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Thursday, 05 September 2019 12:43

Cool temperatures provide backdrop for adventurous hikers

Written by  Ice Age Trail Alliance Helwig's Hikes
Hikers descend a trail bordered by patches of white and gold. Hikers descend a trail bordered by patches of white and gold. Photo by Ellen davis
The Tuesday hike report by Marvin Herman: Eleven regular Tuesday hikers did a quick walk around Lake La Grange in the reverse direction of that which we usually do, starting at the gate and ending at the Ice Age Trail toward the trailhead of the Blackhawk Segment. The weather grew gradually warmer as we walked, but we finished in just over an hour. The distance is just under three miles. No one seemed to notice any particular flowers but I did see lots of goldenrod turning from green to bright yellow and some rough blazing star in flower growing among the long grasses.
We stopped for a short rest at Ruth’s Point, which is what Jake usually does when he leads us. In his absence this day, Andy led the hike. Also present was Harold, a late arrival, starting to get in shape for his cross-country ski season. There was good conversation going on throughout the hike, old friends and new, some having hiked this trail hundreds of times together and others maybe dozens of times. Yet ours is a great community of friendship and respect that we all hold dear. No matter what path we walk together, all seem to enjoy the experience each and every week.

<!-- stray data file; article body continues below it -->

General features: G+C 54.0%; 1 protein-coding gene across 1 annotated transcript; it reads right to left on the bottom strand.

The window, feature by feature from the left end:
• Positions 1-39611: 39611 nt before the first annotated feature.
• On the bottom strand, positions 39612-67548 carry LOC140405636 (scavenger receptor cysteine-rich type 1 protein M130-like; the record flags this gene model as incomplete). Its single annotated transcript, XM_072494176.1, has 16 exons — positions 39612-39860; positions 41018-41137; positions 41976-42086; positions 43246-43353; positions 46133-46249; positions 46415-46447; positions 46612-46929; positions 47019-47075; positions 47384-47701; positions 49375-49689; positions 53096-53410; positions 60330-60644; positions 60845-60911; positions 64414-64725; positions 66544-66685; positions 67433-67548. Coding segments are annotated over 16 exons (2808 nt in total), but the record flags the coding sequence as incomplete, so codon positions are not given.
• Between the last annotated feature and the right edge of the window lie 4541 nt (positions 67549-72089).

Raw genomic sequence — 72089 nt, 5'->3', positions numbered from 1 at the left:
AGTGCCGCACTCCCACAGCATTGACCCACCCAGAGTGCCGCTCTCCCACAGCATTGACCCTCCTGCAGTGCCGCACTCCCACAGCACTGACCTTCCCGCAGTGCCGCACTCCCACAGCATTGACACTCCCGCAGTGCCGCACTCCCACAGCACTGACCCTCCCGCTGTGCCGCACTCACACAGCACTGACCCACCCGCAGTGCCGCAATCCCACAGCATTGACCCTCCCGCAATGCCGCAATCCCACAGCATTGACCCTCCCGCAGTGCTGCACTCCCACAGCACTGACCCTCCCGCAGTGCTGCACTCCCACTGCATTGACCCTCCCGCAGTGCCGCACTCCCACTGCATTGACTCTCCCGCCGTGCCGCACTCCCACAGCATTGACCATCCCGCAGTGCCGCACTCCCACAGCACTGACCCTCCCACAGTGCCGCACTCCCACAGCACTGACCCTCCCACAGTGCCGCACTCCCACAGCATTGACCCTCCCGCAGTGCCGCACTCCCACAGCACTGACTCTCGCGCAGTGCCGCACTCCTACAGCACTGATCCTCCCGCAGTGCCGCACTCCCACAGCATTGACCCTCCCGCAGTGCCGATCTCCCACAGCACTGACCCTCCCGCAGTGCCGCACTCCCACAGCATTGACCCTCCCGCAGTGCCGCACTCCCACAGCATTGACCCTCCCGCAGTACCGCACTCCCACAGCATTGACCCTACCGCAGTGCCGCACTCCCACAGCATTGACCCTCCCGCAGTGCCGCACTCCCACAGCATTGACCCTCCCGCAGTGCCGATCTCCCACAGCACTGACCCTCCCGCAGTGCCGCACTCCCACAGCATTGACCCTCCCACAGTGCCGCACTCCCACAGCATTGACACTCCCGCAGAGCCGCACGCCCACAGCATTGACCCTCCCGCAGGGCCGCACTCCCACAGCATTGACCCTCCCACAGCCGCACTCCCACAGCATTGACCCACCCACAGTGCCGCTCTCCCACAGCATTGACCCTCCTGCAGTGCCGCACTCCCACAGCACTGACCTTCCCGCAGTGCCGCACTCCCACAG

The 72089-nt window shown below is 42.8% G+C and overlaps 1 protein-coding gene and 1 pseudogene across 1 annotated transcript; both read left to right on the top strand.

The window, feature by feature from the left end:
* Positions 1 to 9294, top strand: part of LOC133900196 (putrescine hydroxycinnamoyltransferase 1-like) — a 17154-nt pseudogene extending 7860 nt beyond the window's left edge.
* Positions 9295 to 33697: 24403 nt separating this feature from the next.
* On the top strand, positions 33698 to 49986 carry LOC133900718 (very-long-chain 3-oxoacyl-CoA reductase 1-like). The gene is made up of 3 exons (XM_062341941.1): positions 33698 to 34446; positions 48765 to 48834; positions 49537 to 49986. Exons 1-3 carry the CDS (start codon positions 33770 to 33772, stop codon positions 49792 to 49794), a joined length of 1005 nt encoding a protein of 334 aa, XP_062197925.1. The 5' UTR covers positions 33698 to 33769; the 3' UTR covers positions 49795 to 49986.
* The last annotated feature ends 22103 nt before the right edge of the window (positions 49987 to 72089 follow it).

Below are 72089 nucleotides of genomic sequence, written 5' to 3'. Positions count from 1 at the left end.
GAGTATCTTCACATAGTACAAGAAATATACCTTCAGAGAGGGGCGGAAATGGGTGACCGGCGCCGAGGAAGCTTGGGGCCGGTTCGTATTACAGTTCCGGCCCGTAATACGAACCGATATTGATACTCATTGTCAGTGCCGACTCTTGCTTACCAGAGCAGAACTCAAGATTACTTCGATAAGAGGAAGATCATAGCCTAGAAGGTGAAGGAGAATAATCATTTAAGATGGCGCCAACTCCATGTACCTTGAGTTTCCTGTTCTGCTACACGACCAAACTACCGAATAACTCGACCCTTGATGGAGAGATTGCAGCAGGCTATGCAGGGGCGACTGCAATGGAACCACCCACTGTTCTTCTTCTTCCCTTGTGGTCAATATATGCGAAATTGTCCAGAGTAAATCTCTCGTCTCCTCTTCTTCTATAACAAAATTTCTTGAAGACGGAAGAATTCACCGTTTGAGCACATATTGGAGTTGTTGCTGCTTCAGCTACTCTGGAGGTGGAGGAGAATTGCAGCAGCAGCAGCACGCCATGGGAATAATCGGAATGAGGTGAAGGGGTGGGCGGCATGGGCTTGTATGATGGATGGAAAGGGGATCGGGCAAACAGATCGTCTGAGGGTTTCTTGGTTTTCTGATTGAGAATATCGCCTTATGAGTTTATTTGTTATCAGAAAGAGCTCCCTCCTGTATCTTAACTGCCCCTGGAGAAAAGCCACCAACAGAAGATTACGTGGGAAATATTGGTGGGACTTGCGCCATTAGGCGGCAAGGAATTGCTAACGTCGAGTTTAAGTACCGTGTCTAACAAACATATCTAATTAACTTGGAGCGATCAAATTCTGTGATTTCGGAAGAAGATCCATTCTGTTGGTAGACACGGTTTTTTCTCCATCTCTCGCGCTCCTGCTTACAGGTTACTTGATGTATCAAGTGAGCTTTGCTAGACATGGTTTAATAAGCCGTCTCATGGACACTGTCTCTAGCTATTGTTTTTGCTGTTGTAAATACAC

The Wednesday short hike report by Ellen Davis: The day was cool and overcast — perfect for a hike. Others thought so too — two hikers joined us for the first time, and two more reappeared after absences of varying lengths, bringing our total to 19. Jake was absent today, so we decided on the well-marked Nordic Ski Trails with a variety of options in length and difficulty. Today would be an experiment — a hike of many choices.

We started off on the main trail heading north. The footing was good; goldenrod, assorted sunflowers and tiny white asters added color along the way. I noticed a spiny bush with bright red berries — prickly ash, a member of the citrus family — and pointed it out to John, my hiking companion of the moment. He asked if the berries were edible. I didn’t know. He put one in his mouth and said that it tasted citrusy. I tried one too — without even breaking the skin, it did have a citrus taste. He spit his out. My tongue started to tingle and I spit mine out. It was a very strange sensation — not pleasant but not awful either. The citrus-flavored numbness and tingling lasted about 10 minutes. I would not recommend it!

We regrouped at the first signpost and took the trail to the right, avoiding the first blue loop. The first decision came at the next intersection, where the second blue loop begins. Five hikers left us for the red trail — a short hike of 1.97 miles. The rest of us started down the blue trail through a field of tall grasses, colorful dogwood and sumac bushes — and gloriously yellow goldenrod. Then up a long steep hill and through a rather bland meadow. At the far end, a few lavender spikes of rough liatris provided a pop of color.